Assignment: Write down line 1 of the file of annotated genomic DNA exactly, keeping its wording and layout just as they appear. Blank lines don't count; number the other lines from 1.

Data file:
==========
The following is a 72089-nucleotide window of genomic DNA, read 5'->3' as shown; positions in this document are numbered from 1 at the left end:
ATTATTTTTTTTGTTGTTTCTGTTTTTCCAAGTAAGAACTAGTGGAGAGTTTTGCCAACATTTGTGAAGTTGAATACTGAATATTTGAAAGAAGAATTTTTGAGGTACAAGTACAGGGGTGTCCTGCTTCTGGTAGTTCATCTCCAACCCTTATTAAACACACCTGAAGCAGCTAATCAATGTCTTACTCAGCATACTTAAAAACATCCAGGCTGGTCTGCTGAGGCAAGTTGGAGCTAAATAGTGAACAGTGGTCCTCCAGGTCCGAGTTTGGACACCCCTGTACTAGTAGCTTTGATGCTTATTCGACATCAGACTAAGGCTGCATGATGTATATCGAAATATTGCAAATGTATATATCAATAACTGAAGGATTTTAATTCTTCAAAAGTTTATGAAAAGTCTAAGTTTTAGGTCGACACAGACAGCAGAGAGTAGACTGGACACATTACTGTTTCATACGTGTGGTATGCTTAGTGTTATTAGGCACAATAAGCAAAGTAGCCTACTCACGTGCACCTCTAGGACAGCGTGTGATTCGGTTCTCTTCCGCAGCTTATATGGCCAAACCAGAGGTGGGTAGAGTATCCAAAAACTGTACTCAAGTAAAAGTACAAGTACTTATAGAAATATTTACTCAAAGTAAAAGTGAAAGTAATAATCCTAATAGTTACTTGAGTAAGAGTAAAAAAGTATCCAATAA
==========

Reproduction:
The following is a 72089-nucleotide window of genomic DNA, read 5'->3' as shown; positions in this document are numbered from 1 at the left end: